Dear visitors! For technical reasons, meeting with the organizers of the «Weeks of Conscience» postponed to  indefinite period. We apologize.

August Sander
Portrait. Landscape. Architecture

August Sander.
Secretary at West German Radio in Cologne, 1931. 
Printed by Gunther Sander in 1979.
© Die Photographische Sammlung/SK Stiftung Kultur – August Sander Archiv, Cologne; RAO, Moscow, 2013.
/ Сourtesy Galerie Priska Pasquer Cologne August Sander.
The Painter Anton Räderscheidt and his Wife Marta Hegemann, ca. 1925. 
Printed by Gunther Sander in 1974.
© Die Photographische Sammlung/SK Stiftung Kultur – August Sander Archiv, Cologne; RAO, Moscow, 2013.
/ Сourtesy Galerie Priska Pasquer Cologne August Sander.
Painter [Gottfried Brockmann], 1924. 
Printed by Gunther Sander in 1980.
© Die Photographische Sammlung/SK Stiftung Kultur – August Sander Archiv, Cologne; RAO, Moscow, 2013.
/ Сourtesy Galerie Priska Pasquer Cologne August Sander.
Pastrycook, 1928. 
Printed by Gunther Sander in 1979.
© Die Photographische Sammlung/SK Stiftung Kultur – August Sander Archiv, Cologne; RAO, Moscow, 2013.
/ Сourtesy Galerie Priska Pasquer Cologne August Sander.
The Notary, 1924. 
Printed by Gunther Sander in 1980.
© Die Photographische Sammlung/SK Stiftung Kultur – August Sander Archiv, Cologne; RAO, Moscow, 2013.
/ Сourtesy Galerie Priska Pasquer Cologne August Sander.
Raoul Hausmann as Dancer, 1929.
Printed by Gunther Sander in 1974.
© Die Photographische Sammlung/SK Stiftung Kultur – August Sander Archiv, Cologne; RAO, Moscow, 2013.
/ Сourtesy Galerie Priska Pasquer Cologne August Sander.
Circus Workers, 1926-1932.
Printed by Gunther Sander in 1982.
© Die Photographische Sammlung/SK Stiftung Kultur – August Sander Archiv, Cologne; RAO, Moscow, 2013.
/ Сourtesy Galerie Priska Pasquer Cologne August Sander.
Flower, 1930.
© Die Photographische Sammlung/SK Stiftung Kultur – August Sander Archiv, Cologne; RAO, Moscow, 2013.
/ Сourtesy Galerie Priska Pasquer Cologne August Sander.
View on the Island Nonnenwerth, 1930.
© Die Photographische Sammlung/SK Stiftung Kultur – August Sander Archiv, Cologne; RAO, Moscow, 2013.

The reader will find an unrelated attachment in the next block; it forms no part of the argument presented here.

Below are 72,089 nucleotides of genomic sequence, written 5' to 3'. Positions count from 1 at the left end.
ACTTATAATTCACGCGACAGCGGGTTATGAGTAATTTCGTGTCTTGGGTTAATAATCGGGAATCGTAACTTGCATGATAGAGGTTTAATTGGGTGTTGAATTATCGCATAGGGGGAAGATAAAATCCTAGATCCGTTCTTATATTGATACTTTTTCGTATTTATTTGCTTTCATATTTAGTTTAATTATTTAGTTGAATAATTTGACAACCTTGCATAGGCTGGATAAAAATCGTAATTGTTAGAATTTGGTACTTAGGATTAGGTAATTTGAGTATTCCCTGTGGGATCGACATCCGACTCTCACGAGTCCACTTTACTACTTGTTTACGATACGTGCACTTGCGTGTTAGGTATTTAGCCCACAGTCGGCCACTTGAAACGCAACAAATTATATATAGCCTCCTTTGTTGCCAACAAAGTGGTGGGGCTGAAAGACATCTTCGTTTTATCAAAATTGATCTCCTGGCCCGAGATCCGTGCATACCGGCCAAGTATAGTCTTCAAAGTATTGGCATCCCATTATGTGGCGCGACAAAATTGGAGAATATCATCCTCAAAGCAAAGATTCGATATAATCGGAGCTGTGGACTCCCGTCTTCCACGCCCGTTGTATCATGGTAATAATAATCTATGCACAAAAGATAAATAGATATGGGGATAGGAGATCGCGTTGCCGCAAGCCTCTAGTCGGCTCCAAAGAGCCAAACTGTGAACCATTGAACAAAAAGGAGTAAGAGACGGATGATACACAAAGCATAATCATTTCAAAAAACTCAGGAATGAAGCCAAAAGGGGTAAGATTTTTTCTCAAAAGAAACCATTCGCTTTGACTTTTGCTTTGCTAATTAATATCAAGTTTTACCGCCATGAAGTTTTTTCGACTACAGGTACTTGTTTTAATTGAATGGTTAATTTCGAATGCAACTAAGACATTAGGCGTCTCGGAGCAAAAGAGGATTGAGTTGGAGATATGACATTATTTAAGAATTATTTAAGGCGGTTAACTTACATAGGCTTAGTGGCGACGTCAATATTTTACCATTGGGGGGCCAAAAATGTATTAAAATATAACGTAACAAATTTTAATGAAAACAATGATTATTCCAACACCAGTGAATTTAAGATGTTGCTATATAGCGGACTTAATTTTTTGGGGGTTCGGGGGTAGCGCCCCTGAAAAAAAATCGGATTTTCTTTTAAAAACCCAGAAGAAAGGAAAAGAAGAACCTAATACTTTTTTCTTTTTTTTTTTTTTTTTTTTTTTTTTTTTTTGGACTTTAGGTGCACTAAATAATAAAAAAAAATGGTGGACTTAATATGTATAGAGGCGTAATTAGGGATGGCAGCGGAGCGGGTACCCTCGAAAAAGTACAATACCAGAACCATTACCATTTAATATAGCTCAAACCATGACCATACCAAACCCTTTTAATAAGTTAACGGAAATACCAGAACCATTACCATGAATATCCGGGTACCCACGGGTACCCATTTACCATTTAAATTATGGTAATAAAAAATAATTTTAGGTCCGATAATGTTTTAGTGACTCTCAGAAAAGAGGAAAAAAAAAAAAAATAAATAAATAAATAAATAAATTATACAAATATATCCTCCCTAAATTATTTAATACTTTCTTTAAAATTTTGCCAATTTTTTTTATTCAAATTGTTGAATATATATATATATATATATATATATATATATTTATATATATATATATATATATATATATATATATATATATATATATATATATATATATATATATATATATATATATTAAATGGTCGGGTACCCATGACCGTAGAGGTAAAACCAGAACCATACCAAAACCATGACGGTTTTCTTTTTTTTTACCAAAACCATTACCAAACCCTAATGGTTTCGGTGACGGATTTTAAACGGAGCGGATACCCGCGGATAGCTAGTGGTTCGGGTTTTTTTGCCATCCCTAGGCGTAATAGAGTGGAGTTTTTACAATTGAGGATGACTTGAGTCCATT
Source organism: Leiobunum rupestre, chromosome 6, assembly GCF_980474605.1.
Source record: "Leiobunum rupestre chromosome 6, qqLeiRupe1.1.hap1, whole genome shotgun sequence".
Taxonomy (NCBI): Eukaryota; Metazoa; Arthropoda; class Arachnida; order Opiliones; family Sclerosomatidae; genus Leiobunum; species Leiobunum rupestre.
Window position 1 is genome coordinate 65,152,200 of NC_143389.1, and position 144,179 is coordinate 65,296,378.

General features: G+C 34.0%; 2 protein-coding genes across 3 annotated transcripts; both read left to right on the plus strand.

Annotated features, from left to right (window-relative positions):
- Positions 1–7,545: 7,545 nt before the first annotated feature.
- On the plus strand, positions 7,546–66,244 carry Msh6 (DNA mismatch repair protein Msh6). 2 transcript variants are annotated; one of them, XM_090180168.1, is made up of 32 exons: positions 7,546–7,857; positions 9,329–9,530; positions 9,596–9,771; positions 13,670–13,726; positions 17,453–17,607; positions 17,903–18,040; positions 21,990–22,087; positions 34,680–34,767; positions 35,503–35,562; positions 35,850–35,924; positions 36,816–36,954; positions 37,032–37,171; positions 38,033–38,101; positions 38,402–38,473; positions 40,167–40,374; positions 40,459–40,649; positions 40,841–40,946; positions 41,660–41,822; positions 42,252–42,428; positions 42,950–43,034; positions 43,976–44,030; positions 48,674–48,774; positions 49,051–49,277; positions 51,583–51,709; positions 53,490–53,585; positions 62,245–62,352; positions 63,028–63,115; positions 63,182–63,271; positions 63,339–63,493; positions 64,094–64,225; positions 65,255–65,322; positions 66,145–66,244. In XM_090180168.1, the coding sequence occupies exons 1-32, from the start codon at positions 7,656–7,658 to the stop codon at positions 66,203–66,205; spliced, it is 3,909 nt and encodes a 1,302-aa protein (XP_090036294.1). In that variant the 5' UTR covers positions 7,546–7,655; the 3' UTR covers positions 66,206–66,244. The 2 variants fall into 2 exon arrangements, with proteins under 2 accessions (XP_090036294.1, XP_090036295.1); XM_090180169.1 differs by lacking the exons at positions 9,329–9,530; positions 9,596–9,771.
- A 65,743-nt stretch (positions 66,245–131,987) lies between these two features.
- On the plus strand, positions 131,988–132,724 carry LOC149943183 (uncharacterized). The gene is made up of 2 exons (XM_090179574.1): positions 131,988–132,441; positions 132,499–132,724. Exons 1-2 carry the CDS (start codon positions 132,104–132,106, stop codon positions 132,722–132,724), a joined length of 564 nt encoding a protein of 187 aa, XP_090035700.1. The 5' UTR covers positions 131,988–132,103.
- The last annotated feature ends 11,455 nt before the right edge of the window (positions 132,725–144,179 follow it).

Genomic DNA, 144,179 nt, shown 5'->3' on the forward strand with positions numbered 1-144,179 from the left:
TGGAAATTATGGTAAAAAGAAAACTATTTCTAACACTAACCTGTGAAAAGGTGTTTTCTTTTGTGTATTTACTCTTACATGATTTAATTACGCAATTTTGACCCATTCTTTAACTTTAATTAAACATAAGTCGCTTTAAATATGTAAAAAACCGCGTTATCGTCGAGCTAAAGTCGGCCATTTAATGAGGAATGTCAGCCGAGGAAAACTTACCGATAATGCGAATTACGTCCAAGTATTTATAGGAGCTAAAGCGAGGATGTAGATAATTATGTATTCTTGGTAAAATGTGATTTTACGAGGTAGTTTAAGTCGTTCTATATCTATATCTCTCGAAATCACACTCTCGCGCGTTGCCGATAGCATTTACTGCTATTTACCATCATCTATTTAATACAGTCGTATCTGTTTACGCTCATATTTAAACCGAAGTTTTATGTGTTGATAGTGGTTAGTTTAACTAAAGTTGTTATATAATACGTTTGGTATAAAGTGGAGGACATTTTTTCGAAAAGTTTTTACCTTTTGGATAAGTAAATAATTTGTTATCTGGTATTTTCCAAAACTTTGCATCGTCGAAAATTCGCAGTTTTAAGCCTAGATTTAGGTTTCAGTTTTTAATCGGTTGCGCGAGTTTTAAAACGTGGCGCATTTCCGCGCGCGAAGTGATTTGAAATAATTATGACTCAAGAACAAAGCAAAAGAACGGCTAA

/ Сourtesy Galerie Priska Pasquer Cologne

August Sander. Secretary at West German Radio in Cologne, 1931. Printed by Gunther Sander in 1979. © Die Photographische Sammlung/SK Stiftung Kultur – August Sander Archiv, Cologne; RAO, Moscow, 2013. / Сourtesy Galerie Priska Pasquer Cologne

August Sander. The Painter Anton Räderscheidt and his Wife Marta Hegemann, ca. 1925. Printed by Gunther Sander in 1974. © Die Photographische Sammlung/SK Stiftung Kultur – August Sander Archiv, Cologne; RAO, Moscow, 2013. / Сourtesy Galerie Priska Pasquer Cologne

August Sander. Painter [Gottfried Brockmann], 1924. Printed by Gunther Sander in 1980. © Die Photographische Sammlung/SK Stiftung Kultur – August Sander Archiv, Cologne; RAO, Moscow, 2013. / Сourtesy Galerie Priska Pasquer Cologne

August Sander. Pastrycook, 1928. Printed by Gunther Sander in 1979. © Die Photographische Sammlung/SK Stiftung Kultur – August Sander Archiv, Cologne; RAO, Moscow, 2013. / Сourtesy Galerie Priska Pasquer Cologne

August Sander. The Notary, 1924. Printed by Gunther Sander in 1980. © Die Photographische Sammlung/SK Stiftung Kultur – August Sander Archiv, Cologne; RAO, Moscow, 2013. / Сourtesy Galerie Priska Pasquer Cologne

August Sander. Raoul Hausmann as Dancer, 1929. Printed by Gunther Sander in 1974. © Die Photographische Sammlung/SK Stiftung Kultur – August Sander Archiv, Cologne; RAO, Moscow, 2013. / Сourtesy Galerie Priska Pasquer Cologne

August Sander. Circus Workers, 1926-1932. Printed by Gunther Sander in 1982. © Die Photographische Sammlung/SK Stiftung Kultur – August Sander Archiv, Cologne; RAO, Moscow, 2013. / Сourtesy Galerie Priska Pasquer Cologne

August Sander. Flower, 1930. © Die Photographische Sammlung/SK Stiftung Kultur – August Sander Archiv, Cologne; RAO, Moscow, 2013. / Сourtesy Galerie Priska Pasquer Cologne

August Sander. View on the Island Nonnenwerth, 1930. © Die Photographische Sammlung/SK Stiftung Kultur – August Sander Archiv, Cologne; RAO, Moscow, 2013. / Сourtesy Galerie Priska Pasquer Cologne

Moscow, 21.02.2013—19.05.2013

exhibition is over

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August Sander is an outstanding 20th-century photographer who influenced several generations of photographers and artists, an undisputed beacon of creativity for many of his successors.